musicians, including Edith Weutonga, Alexio, Chiwoniso Maraire, John
Pfumojena, Winky D, Mokoomba, Hope Masike, Netsayi Chigwendere, and Prudence
Katomeni-Mbofana. A full international complement of musicians complete a
truly varied line-up.

As is always the case in Harare, word-of-mouth has been far more powerful
than the posters plastered on the walls, trees and lamp-posts

- an increasingly peculiar presence whose primary use is now advertising in
a city that turns pitch-black after sunset. One band that everyone has been
talking about is German Rock/Ska/Reggae fusion group Jamaram, who will
perform a free show with the ZGS Acoustic Artists on the Coca Cola Green on
Tuesday night and a $10 show with local reggae artist Mic Inity on the Main
Stage on Wednesday evening.

While the festival is undoubtedly centred upon the cluster of stages that
fall under the shadow of the Crown Plaza, an effort has been made to branch
out into the surrounding communities. Interactive performances will take
place at the First Street Platform and artists will present workshops and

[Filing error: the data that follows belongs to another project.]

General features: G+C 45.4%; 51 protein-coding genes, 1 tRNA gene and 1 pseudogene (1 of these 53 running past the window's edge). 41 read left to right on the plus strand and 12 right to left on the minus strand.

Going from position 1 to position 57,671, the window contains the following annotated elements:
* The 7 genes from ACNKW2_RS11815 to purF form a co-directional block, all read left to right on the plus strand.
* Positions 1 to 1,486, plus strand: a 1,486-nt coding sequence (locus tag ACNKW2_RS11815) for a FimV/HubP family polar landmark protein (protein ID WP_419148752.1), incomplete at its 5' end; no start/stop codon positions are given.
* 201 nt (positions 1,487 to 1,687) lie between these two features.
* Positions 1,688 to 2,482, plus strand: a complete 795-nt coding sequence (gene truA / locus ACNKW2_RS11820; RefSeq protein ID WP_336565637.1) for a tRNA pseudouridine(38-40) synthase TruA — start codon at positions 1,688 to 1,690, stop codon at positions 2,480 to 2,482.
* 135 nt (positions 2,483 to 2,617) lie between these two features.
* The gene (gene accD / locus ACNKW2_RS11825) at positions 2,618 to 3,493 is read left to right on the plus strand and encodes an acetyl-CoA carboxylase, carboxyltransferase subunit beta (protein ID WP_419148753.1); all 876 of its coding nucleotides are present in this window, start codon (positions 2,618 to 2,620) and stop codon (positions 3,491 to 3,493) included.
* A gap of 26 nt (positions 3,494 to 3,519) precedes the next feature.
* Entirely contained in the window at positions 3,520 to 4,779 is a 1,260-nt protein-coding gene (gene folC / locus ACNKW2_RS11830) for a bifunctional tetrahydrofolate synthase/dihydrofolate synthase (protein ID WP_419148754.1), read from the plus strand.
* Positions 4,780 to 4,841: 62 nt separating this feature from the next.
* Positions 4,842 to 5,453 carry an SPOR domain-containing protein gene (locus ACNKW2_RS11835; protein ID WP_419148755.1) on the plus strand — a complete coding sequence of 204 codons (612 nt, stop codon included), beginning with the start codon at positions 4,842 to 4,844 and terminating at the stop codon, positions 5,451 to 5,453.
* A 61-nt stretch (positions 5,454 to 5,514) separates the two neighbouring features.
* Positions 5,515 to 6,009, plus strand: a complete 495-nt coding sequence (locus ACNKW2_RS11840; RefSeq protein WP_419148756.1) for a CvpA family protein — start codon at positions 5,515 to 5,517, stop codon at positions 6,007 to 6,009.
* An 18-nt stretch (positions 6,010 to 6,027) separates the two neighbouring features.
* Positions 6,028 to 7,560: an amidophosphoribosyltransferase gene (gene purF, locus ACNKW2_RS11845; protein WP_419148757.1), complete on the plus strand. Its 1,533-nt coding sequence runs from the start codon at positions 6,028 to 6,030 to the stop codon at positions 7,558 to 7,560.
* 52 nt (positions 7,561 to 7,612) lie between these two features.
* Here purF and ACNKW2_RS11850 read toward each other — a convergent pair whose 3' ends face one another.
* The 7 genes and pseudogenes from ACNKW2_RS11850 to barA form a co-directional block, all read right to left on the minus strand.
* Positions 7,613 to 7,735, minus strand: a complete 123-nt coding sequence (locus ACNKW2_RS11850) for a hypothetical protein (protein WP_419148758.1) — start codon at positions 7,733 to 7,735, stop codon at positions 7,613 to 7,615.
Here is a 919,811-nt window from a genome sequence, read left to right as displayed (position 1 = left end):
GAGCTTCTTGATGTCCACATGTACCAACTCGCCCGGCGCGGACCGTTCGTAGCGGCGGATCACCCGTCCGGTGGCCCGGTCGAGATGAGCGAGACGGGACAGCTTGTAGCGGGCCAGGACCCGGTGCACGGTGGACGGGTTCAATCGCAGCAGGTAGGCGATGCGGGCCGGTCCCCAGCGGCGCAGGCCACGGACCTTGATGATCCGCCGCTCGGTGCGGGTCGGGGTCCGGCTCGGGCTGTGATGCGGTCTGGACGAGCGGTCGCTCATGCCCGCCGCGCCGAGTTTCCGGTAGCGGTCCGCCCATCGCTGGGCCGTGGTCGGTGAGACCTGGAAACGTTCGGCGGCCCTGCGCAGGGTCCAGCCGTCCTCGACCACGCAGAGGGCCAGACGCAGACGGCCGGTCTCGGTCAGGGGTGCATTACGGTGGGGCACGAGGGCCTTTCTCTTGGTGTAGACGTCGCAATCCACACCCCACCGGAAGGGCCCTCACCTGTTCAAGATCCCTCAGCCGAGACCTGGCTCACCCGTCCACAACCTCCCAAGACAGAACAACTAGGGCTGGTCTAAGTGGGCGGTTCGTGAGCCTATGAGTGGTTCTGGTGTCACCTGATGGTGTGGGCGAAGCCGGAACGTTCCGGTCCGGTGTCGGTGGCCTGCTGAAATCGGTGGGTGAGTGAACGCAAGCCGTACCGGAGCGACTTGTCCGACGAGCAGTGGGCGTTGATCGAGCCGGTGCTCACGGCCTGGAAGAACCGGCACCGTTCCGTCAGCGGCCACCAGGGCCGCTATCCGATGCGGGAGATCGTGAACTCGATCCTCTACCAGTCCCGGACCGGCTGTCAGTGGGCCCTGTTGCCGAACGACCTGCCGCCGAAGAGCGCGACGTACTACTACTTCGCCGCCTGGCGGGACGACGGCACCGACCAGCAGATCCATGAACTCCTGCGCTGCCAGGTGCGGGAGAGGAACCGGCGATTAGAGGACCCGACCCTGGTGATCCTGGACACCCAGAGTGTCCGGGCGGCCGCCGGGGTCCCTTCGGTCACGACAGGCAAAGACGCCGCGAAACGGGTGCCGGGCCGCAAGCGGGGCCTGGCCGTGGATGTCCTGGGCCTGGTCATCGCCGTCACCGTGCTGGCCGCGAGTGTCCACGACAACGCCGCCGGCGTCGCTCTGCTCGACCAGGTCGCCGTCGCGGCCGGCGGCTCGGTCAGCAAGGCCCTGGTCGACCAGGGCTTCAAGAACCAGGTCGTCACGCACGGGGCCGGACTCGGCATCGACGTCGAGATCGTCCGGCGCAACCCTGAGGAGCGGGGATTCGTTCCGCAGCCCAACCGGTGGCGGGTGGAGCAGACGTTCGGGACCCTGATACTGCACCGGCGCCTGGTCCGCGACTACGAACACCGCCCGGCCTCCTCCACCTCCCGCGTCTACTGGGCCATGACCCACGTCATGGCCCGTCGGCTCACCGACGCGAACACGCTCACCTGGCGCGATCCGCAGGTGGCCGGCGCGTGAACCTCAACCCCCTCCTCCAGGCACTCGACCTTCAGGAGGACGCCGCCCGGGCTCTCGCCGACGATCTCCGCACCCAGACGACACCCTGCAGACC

performances at various community centres and free venues around Harare,
while a large-scale mural is being developed in Mbare. A full Spoken Word
programme at the HIVOS Poetry Café behind the National Gallery – and
extensive exhibitions inside the gallery - complete an inviting programme.

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Voices of Zimbabwe: stories of hope

Tsitsi became involved in farming almost by accident. Through her sister’s
businesswomen’s association she met Roy Petersen, a famer who owned over 50
hectares in the Mupfurudzi Estate near Bindura and was leasing out portions
of his land. At 27 years-old, she was looking for a way to make a living and
saw farming as an interesting challenge.
by Firdose Moonda

She started off with onions. Thorough research, keen interest and dedicated
staff assistance she established herself as a commercial farmer in Zimbabwe.
Three years, later, Tsitsi had 18 workers and was thriving. Then, she was
asked to turn her farm over to the government. She claimed they wanted the
land to set up Border Gezi camps and train youth militia and she was
determined to fight against it. Like many farm owners in Zimbabwe,
resistance proved futile and she was soon taken over. What makes Tsitsi
different is that she “thought I was black enough,” not to became a target
for land seizure.

Her story is one of 24 in the book “Don’t listen to what I’m about to say,”